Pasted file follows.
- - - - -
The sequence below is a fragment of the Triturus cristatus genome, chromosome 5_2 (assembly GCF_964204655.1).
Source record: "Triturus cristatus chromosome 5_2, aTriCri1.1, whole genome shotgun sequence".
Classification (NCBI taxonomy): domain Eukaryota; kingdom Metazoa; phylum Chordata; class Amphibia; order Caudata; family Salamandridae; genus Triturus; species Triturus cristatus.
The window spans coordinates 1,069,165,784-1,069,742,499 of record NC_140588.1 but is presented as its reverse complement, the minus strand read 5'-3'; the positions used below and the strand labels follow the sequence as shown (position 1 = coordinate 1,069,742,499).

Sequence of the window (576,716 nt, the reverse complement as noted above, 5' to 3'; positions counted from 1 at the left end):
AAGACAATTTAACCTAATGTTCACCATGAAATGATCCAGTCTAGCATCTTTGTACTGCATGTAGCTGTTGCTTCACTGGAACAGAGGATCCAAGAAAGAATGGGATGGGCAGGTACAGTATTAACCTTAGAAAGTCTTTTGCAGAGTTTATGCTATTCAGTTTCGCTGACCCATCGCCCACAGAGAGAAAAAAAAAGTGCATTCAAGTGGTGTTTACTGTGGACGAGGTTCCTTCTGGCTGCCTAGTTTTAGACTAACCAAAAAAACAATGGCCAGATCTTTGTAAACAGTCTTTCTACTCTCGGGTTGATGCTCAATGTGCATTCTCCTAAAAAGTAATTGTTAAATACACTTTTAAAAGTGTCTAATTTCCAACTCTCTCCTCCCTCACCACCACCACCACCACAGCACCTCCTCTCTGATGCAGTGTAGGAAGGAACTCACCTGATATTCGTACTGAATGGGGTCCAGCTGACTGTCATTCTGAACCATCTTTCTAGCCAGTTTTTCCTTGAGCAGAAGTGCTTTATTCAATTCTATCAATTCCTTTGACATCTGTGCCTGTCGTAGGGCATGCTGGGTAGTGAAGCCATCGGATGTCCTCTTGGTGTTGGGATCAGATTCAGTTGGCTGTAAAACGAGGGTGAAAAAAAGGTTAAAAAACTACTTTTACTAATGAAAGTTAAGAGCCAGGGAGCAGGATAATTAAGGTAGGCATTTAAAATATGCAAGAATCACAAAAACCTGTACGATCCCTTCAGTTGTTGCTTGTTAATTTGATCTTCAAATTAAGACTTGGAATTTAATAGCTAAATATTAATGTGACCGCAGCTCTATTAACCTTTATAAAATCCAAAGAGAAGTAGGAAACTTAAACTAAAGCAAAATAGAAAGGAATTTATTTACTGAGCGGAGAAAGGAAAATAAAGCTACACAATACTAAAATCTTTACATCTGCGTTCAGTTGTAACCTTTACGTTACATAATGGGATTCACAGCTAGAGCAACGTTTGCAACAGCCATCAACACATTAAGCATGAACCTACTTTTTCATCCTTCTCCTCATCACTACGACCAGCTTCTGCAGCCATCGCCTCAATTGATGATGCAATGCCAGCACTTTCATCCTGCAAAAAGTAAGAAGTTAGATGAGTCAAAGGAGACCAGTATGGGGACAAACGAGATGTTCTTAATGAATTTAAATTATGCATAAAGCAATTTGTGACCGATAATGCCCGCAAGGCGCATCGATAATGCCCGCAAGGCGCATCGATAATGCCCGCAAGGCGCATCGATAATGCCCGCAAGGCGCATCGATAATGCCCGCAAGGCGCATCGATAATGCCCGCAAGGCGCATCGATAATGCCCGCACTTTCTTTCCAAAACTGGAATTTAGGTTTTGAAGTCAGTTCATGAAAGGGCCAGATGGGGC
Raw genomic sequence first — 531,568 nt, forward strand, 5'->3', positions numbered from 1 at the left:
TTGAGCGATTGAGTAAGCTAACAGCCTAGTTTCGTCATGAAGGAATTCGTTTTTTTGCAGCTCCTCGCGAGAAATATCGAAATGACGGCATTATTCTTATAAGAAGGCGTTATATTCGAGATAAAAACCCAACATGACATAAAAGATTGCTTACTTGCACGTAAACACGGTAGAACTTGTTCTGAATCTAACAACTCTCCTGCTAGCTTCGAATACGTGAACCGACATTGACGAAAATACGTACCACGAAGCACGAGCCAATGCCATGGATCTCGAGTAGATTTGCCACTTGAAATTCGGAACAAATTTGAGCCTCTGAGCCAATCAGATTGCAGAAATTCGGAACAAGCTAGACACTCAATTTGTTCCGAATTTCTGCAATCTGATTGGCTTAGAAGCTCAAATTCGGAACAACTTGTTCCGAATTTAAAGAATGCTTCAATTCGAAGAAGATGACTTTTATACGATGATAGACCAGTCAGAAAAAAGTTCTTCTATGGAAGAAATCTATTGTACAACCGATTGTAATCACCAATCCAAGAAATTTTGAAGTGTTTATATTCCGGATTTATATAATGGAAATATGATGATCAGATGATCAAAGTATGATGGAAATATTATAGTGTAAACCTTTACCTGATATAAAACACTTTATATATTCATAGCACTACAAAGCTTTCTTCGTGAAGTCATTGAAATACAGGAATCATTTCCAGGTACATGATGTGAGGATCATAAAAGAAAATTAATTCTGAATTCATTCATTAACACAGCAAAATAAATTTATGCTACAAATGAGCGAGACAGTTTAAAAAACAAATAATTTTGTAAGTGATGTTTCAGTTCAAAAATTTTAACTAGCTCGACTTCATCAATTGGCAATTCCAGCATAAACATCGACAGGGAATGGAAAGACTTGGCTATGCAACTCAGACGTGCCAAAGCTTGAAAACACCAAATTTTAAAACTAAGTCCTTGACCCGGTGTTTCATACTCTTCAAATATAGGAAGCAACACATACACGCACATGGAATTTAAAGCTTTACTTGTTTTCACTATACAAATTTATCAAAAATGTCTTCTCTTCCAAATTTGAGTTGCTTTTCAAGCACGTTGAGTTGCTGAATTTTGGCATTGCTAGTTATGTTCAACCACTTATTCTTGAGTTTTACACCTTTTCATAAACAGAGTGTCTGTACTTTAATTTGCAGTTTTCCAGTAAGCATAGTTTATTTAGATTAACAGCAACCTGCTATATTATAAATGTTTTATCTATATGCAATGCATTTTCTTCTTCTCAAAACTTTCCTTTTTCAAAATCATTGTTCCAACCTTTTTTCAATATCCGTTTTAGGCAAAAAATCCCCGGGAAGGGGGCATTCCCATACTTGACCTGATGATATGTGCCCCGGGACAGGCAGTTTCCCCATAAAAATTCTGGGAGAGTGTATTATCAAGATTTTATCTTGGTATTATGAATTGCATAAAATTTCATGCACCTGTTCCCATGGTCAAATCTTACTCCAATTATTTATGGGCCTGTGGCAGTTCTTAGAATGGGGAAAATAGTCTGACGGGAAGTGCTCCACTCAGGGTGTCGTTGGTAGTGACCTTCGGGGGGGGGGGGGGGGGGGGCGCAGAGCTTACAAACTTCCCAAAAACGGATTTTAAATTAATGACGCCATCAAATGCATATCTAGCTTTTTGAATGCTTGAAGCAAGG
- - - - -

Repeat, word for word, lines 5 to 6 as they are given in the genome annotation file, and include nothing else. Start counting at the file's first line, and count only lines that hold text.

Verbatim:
Sequence of the window (576,716 nt, the reverse complement as noted above, 5' to 3'; positions counted from 1 at the left end):
AAGACAATTTAACCTAATGTTCACCATGAAATGATCCAGTCTAGCATCTTTGTACTGCATGTAGCTGTTGCTTCACTGGAACAGAGGATCCAAGAAAGAATGGGATGGGCAGGTACAGTATTAACCTTAGAAAGTCTTTTGCAGAGTTTATGCTATTCAGTTTCGCTGACCCATCGCCCACAGAGAGAAAAAAAAAGTGCATTCAAGTGGTGTTTACTGTGGACGAGGTTCCTTCTGGCTGCCTAGTTTTAGACTAACCAAAAAAACAATGGCCAGATCTTTGTAAACAGTCTTTCTACTCTCGGGTTGATGCTCAATGTGCATTCTCCTAAAAAGTAATTGTTAAATACACTTTTAAAAGTGTCTAATTTCCAACTCTCTCCTCCCTCACCACCACCACCACCACAGCACCTCCTCTCTGATGCAGTGTAGGAAGGAACTCACCTGATATTCGTACTGAATGGGGTCCAGCTGACTGTCATTCTGAACCATCTTTCTAGCCAGTTTTTCCTTGAGCAGAAGTGCTTTATTCAATTCTATCAATTCCTTTGACATCTGTGCCTGTCGTAGGGCATGCTGGGTAGTGAAGCCATCGGATGTCCTCTTGGTGTTGGGATCAGATTCAGTTGGCTGTAAAACGAGGGTGAAAAAAAGGTTAAAAAACTACTTTTACTAATGAAAGTTAAGAGCCAGGGAGCAGGATAATTAAGGTAGGCATTTAAAATATGCAAGAATCACAAAAACCTGTACGATCCCTTCAGTTGTTGCTTGTTAATTTGATCTTCAAATTAAGACTTGGAATTTAATAGCTAAATATTAATGTGACCGCAGCTCTATTAACCTTTATAAAATCCAAAGAGAAGTAGGAAACTTAAACTAAAGCAAAATAGAAAGGAATTTATTTACTGAGCGGAGAAAGGAAAATAAAGCTACACAATACTAAAATCTTTACATCTGCGTTCAGTTGTAACCTTTACGTTACATAATGGGATTCACAGCTAGAGCAACGTTTGCAACAGCCATCAACACATTAAGCATGAACCTACTTTTTCATCCTTCTCCTCATCACTACGACCAGCTTCTGCAGCCATCGCCTCAATTGATGATGCAATGCCAGCACTTTCATCCTGCAAAAAGTAAGAAGTTAGATGAGTCAAAGGAGACCAGTATGGGGACAAACGAGATGTTCTTAATGAATTTAAATTATGCATAAAGCAATTTGTGACCGATAATGCCCGCAAGGCGCATCGATAATGCCCGCAAGGCGCATCGATAATGCCCGCAAGGCGCATCGATAATGCCCGCAAGGCGCATCGATAATGCCCGCAAGGCGCATCGATAATGCCCGCAAGGCGCATCGATAATGCCCGCACTTTCTTTCCAAAACTGGAATTTAGGTTTTGAAGTCAGTTCATGAAAGGGCCAGATGGGGC